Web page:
Head I was painted well before the others, probably in early 1948. It is painted on board as distinct from the ‘wrong’ side of the canvas as the other heads are. Head I possesses both animal and human features which Bacon has conflated into a creature screeching in pain. The focus is on the mouth; Dawn Ades reminds us of Georges Bataille’s assertion in 1930 that ‘human life is concentrated bestially in the mouth’ ( Bataille, ‘La Bouche’, Documents, Paris 1930, 5, 299-300, quoted in Ades, 13). A number of critics have noticed Bacon’s liking for T. S. Eliot, but none has mentioned lines from Ash Wednesday that seem apposite for Head I:
Damp, jaggèd, like an old man’s mouth drivelling, beyond repair,
Or the toothed gullet of an agèd shark
T. S. Eliot Ash Wednesday (1930)

Michael Peppiatt notes affinities between this head and Grünewald’s drawing of a Screaming Head (Berlin-Dahlem) (Peppiatt 1996, 127), though the only actual point of similarity is the near vertical angle of the upturned mouth. Peppiatt suggests later that Bacon’s interest in Grünewald may have resulted from the Picasso drawings from Minotaure (illustrated earlier) (Peppiatt 2008, 102), though Bacon could have observed the Grünewald drawing in Berlin in the late 1920s.

 

Head II
© The Estate of Francis Bacon.
All rights reserved. DACS 2009

Head II has similarities to Head I and possesses the trademark arrows and safety pins that Bacon employed at this time. Anne Baldassari notes Bacon’s remark that he had admired a piece of cloth fastened by a safety pin in the same group of Picasso drawings, published in Minotaure in 1933, that were discussed earlier (Baldassari 150). Bacon later said of this heavily impastoed work: ‘a small picture, and very, very thick. I worked on that for about four months’. It was, said Bacon, one of the few overworked pieces that ‘pulled through’ (Sylvester 1985, 18). This was not a view shared by the Times critic who described it as ‘a mutilated corpse [...] worse than nonsense’ (The Times 22 November 1949, 7).

Head III
© The Estate of Francis Bacon.
All rights reserved. DACS 2009


Lewis said of Head III that ‘part of the head is rotting away into space’ (Lewis 1949c, 860). Bataille’s commentary on ‘La Bouche’ is again employed by Ades: ‘the magisterial aspect of the face with its mouth closed, beautiful as a strong-box’ (Bataille, quoted in Ades 15). This face has a personal quality that makes it the most intimate of the six heads, emphasised by the small glasses. A quantity of discoloured white pigment is employed to draw the face to us through a grey film. The dab of zinc white that Lewis observed earlier ensures that the eye at the centre of the picture becomes our focal point.

 

Head IV
© The Estate of Francis Bacon.
All rights reserved. DACS 2009


In Head IV, Bacon shows man and beast separately. Lawrence Gowing believed that man and monkey ‘are as solid and spectral as each other. As bestial and as human’ (Gowing quoted in Peppiatt 1996, 128). Again, the use of white on a dark background is a vital component. As Andrew Brighton notes, the figure is teased ‘into three dimensions by painting an ear in highlights and indicating the side of the forehead with a small burst of white’ (Brighton 33). John Rothenstein sees this picture as being ‘like a “dissolve” in a film, when one image moves into another’. (Rothenstein 1962). Such references as this to film, particularly silent film, are often employed in relation to Bacon’s works. For example, Robert Melville, in the last ever issue of Horizon magazine, discusses parallels with ‘the wooden gestures and grimaces of Edna Purviance’(one of Chaplin’s actors), the ‘Odessa steps’ sequence, and the great visual force of Un Chien Andalou (Melville 1951, 420). In that same issue of Horizon the editor Cyril Connolly declared, with Bacon very much in mind:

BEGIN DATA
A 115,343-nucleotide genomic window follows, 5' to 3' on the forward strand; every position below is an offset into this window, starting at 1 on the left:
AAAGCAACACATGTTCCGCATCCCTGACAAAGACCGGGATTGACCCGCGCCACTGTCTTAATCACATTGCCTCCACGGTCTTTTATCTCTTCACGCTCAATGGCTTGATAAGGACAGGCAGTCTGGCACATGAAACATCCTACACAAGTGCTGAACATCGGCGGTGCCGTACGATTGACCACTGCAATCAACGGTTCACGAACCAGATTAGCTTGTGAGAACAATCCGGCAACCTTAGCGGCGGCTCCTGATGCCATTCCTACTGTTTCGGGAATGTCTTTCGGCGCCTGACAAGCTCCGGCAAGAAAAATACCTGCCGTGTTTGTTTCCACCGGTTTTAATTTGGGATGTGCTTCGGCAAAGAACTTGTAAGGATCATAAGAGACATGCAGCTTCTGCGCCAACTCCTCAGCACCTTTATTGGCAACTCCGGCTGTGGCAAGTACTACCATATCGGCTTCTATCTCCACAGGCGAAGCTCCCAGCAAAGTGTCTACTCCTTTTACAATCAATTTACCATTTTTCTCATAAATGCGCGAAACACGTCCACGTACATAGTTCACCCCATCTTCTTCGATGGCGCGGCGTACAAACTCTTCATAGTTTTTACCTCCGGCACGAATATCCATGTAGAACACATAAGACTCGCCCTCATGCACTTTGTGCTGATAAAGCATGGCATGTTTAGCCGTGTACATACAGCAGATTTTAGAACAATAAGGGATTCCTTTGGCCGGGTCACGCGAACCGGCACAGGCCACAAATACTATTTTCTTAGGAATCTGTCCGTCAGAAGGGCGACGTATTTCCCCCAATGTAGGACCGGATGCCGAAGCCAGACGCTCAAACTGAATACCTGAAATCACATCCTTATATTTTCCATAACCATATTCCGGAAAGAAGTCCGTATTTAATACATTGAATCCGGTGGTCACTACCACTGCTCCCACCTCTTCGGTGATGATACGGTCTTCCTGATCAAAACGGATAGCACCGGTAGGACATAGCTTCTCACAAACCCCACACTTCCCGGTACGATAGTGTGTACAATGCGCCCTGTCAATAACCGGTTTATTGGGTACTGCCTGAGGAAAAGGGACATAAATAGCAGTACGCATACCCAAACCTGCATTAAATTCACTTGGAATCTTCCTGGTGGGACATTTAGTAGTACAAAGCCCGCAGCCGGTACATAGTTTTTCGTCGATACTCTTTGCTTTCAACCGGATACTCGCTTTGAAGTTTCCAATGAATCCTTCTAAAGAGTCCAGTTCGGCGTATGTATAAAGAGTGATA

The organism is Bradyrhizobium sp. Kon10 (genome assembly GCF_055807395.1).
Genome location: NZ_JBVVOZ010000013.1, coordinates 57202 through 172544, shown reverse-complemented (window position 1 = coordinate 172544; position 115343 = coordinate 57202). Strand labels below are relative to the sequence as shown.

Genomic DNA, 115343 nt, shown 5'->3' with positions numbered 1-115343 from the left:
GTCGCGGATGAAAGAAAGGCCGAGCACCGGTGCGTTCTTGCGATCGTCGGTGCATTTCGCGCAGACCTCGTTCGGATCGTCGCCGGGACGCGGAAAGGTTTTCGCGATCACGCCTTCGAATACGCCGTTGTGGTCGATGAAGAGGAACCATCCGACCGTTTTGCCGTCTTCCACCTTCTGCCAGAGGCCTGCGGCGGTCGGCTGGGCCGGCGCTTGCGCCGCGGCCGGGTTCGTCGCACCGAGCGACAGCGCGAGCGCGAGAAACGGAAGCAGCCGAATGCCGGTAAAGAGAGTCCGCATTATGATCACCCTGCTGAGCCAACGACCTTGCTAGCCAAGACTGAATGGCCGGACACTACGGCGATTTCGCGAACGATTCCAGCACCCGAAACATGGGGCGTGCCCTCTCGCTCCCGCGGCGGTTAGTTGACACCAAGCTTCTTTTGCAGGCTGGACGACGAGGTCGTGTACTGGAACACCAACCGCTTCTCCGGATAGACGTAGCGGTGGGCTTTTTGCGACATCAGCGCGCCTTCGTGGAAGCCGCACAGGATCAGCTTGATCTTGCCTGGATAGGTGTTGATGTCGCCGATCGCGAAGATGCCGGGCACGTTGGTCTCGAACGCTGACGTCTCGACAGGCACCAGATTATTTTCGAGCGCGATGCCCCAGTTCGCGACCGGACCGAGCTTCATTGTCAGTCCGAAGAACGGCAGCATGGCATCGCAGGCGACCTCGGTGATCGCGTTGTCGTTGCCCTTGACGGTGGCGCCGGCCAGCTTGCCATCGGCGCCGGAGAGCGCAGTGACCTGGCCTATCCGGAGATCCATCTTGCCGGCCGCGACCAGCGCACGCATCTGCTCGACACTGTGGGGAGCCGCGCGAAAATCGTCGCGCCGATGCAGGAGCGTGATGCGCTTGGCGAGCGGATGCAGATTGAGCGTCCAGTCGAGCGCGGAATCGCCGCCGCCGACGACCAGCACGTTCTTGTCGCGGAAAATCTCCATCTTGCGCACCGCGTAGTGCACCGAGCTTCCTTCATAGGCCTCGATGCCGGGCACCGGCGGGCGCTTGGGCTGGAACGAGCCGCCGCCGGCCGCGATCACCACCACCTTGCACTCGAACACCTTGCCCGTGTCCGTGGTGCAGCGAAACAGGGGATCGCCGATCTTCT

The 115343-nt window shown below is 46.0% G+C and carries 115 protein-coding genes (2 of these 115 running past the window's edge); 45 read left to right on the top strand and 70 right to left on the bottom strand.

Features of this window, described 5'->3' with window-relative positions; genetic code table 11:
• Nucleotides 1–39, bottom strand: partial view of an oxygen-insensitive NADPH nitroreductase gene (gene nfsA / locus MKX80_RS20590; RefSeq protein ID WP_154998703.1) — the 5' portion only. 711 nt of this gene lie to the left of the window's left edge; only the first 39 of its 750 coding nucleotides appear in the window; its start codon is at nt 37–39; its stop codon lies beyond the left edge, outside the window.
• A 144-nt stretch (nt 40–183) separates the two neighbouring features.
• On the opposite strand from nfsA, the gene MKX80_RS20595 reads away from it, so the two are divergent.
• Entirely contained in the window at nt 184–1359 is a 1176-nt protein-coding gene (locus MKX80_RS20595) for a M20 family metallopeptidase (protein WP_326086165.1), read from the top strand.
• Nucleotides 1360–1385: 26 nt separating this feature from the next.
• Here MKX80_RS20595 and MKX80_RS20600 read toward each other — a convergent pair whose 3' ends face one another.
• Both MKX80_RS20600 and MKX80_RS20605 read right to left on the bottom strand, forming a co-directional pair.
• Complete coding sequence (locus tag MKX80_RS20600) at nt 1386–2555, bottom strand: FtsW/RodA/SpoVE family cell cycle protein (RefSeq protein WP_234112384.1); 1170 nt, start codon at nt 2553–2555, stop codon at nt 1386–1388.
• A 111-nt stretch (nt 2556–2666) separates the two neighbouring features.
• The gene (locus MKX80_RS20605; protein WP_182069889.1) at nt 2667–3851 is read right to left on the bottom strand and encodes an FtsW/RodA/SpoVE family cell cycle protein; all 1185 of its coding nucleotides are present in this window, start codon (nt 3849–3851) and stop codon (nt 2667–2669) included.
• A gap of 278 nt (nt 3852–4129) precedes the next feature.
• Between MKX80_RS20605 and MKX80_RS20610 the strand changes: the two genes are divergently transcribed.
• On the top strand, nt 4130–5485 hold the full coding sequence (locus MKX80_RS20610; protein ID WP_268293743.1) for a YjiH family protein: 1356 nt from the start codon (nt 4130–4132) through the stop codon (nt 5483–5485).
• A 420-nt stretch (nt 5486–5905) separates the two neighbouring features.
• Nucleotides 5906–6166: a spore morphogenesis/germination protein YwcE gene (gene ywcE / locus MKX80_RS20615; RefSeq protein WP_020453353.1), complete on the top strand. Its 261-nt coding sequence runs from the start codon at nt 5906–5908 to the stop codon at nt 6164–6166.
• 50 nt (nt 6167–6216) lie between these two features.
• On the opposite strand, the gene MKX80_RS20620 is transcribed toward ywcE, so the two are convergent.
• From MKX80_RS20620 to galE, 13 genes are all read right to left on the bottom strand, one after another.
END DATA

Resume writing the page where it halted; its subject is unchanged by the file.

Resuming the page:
It is closing-time in the gardens of the West and from now on an artist will be judged only by the resonance of his solitude or the quality of his despair. (Cyril Connolly Horizon Dec. 1949/Jan. 1950, 362.)
Head V
© The Estate of Francis Bacon.
All rights reserved. DACS 2009


Head V has become one of the most elusive images produced by Bacon. According to Alley’s 1964 Catalogue Raisonée, it was then owned by a private Swiss collection and last exhibited at Arthur Tooth and Sons in July 1958 (Alley 45). Since then, this image of a head and curtain — adorned with safety pins and bearing similarities to Head II - seems to have disappeared from view and from the orbit of discussion in relation to Bacon’s heads.


Head VI
© The Estate of Francis Bacon.
All rights reserved. DACS 2009


By contrast, Head VI is one of Bacon’s most discussed works; the first surviving piece that he based on Velázquez’s Portrait of Pope Innocent X (1650). This ‘screaming pope’, like Head III, has a head which dissolves into the roof of the picture. In front of the head is a tassel. Peppiatt suggests that this tassel emphasises the emptiness of the area above the head, and that the subject of the depiction is the scream, as distinct from the head itself (Peppiatt 1996, 129 ). Bacon explained how the use of the delineated box made his works more effective: ‘I cut down the scale of the canvas by drawing in these rectangles which concentrate the image down’ (Sylvester 1985, 22-23).